Hi Henry. Thank you so very much for your question. I love the connection you’ve made between our readings and the spiritual practice of stewardship. In my experience, the vast majority of the indigenous protestant churches (especially those with whom I most closely relate) in the area of the Middle East I am most familiar with already practice a biblically-based financial stewardship and transparent accountability–this is something they take very seriously. For example, prior to the US invasion of Iraq, all of the local historical reformed-heritage congregations were self-supporting and equipped their membership for a wide variety of ministries. The invasion turned their world and their country’s world upside-down and inside-out, so the situation is a bit different now. But still, the spiritual practices are in place. I see limits to the practice of financial stewardship in one partner church (different country) where the governing body gives financial support to the local congregations. My assessment is that this has short-circuited local congregational financial stewardship practices. One area I would want to investigate further is how these local churches equip their members to understand their everyday vocations as God-given and God-glorifying.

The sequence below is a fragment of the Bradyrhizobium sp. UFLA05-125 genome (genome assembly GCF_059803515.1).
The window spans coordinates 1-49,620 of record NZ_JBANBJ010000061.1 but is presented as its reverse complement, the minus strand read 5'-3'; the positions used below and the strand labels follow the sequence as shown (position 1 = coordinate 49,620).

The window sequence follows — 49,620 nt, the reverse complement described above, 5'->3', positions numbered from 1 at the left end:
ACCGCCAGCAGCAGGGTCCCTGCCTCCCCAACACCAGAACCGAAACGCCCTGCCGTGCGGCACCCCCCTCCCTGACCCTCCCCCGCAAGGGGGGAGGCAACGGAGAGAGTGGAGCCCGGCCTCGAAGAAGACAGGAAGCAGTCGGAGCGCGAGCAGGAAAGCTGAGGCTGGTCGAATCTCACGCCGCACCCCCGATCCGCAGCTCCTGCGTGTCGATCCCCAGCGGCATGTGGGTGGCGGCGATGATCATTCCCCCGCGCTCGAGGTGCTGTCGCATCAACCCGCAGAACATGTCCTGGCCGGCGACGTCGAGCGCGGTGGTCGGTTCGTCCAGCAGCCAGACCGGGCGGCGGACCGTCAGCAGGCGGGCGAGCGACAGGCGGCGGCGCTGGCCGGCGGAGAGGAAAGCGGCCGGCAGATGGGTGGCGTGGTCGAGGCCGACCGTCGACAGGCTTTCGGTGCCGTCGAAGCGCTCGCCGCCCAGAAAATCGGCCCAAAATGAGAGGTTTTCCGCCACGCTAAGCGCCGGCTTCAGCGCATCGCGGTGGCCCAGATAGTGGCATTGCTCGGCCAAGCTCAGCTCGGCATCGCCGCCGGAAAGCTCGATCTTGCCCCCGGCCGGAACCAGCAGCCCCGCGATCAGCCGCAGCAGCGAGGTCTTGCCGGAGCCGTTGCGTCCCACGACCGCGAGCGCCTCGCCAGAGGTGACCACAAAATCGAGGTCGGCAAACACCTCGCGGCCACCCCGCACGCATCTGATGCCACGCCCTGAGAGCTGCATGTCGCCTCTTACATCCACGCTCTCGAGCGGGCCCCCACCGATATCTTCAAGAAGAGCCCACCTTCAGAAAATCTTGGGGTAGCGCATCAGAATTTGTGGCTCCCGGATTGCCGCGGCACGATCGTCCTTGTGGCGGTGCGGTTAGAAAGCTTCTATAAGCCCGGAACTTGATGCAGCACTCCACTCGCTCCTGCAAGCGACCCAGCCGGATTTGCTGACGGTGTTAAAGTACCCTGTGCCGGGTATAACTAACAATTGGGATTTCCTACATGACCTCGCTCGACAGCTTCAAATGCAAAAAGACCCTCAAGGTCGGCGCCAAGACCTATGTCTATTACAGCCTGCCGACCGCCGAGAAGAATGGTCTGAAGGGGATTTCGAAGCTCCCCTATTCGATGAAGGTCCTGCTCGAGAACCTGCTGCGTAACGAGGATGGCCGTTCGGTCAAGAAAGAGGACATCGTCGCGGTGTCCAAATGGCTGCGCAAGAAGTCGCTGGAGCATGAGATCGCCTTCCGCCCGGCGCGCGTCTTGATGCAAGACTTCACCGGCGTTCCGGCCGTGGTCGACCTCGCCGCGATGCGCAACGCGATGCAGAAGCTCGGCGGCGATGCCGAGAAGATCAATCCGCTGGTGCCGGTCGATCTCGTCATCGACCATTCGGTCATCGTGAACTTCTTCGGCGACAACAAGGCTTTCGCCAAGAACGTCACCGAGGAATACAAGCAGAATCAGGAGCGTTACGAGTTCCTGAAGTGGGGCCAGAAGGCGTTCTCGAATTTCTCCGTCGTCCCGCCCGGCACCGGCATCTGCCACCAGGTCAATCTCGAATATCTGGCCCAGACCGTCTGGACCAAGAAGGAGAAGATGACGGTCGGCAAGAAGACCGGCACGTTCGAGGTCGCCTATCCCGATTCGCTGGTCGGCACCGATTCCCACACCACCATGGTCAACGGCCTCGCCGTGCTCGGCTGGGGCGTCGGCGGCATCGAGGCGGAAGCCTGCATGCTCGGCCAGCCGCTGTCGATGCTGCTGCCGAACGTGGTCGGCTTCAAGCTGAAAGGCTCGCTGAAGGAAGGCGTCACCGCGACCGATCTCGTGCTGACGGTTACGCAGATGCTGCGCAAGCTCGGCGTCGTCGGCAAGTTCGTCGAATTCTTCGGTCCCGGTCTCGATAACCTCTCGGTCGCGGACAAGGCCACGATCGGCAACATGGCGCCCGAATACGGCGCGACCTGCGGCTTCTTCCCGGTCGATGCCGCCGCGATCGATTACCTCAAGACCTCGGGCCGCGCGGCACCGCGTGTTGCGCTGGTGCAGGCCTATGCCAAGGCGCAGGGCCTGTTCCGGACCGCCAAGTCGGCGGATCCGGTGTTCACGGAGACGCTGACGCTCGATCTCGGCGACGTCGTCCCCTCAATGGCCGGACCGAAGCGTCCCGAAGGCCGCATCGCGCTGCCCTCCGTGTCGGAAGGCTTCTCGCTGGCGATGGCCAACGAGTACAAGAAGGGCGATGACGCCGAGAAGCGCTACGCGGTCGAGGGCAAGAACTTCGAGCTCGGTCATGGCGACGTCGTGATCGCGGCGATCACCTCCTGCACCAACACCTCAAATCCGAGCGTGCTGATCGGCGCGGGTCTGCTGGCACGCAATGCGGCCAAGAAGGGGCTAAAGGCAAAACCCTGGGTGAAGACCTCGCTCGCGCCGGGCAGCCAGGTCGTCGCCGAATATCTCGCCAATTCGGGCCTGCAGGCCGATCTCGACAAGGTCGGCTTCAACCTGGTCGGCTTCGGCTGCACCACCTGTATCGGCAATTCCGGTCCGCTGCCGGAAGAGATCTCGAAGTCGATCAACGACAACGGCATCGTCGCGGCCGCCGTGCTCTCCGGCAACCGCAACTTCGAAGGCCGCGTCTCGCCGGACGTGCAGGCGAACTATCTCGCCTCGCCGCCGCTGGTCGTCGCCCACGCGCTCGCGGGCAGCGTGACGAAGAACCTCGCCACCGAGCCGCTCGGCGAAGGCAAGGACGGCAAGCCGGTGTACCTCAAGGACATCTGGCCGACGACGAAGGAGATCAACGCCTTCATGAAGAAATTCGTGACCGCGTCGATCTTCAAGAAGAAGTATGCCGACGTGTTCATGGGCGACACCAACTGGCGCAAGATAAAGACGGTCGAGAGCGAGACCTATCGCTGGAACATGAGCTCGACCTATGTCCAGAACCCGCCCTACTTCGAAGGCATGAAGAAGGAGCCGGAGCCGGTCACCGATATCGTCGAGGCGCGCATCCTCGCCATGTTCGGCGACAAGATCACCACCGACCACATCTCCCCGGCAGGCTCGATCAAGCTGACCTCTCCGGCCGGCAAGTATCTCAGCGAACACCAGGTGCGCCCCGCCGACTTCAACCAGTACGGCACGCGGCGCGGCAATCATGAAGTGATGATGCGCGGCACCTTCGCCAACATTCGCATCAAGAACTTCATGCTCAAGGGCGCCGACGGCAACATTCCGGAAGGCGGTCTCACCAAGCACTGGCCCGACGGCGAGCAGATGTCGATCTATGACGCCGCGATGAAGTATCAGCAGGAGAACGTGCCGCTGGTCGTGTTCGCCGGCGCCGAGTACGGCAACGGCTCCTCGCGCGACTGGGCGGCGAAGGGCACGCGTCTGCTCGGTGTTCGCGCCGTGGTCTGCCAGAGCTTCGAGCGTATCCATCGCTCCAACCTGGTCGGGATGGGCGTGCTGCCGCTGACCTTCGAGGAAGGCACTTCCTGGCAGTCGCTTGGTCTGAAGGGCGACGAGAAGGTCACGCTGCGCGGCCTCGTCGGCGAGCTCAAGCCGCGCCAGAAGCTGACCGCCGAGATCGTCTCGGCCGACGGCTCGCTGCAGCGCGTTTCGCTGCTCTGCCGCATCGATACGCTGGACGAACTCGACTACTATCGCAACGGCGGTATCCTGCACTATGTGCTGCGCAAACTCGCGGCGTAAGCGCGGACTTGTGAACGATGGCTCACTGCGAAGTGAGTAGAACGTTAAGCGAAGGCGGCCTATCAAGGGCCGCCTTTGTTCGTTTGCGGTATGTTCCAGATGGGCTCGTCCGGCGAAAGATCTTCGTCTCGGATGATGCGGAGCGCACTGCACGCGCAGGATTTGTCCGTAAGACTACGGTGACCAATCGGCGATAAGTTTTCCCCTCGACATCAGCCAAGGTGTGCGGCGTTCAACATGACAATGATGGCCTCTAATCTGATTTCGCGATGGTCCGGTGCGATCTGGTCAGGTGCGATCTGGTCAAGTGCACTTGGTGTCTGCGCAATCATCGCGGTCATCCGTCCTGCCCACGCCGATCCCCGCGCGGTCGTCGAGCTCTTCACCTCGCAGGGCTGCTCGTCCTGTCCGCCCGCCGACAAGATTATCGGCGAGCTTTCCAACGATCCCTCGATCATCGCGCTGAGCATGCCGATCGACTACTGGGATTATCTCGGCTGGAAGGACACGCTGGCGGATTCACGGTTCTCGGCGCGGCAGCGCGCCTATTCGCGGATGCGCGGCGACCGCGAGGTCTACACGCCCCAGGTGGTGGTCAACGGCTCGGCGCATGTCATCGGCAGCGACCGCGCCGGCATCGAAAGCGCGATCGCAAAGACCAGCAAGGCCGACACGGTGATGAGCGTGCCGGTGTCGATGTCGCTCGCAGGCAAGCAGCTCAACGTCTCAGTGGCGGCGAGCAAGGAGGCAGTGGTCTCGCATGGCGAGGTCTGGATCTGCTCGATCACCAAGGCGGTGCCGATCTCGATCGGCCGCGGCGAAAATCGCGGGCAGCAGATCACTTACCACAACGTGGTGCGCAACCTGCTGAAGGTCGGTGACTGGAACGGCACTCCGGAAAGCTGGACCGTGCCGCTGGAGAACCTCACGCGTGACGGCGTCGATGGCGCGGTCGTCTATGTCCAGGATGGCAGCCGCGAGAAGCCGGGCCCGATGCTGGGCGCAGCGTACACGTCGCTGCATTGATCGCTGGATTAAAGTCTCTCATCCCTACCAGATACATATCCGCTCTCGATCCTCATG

What are you finding on this subject in your context?

  9. mm Denise Johnson says:

    I appreciate your thorough analysis of this week’s texts. The depth of your questions prompts me to wonder how initiate change while maintaining the free choice gift. Or could the change come through personal transformation, while maintaining choice, hope, and empowerment?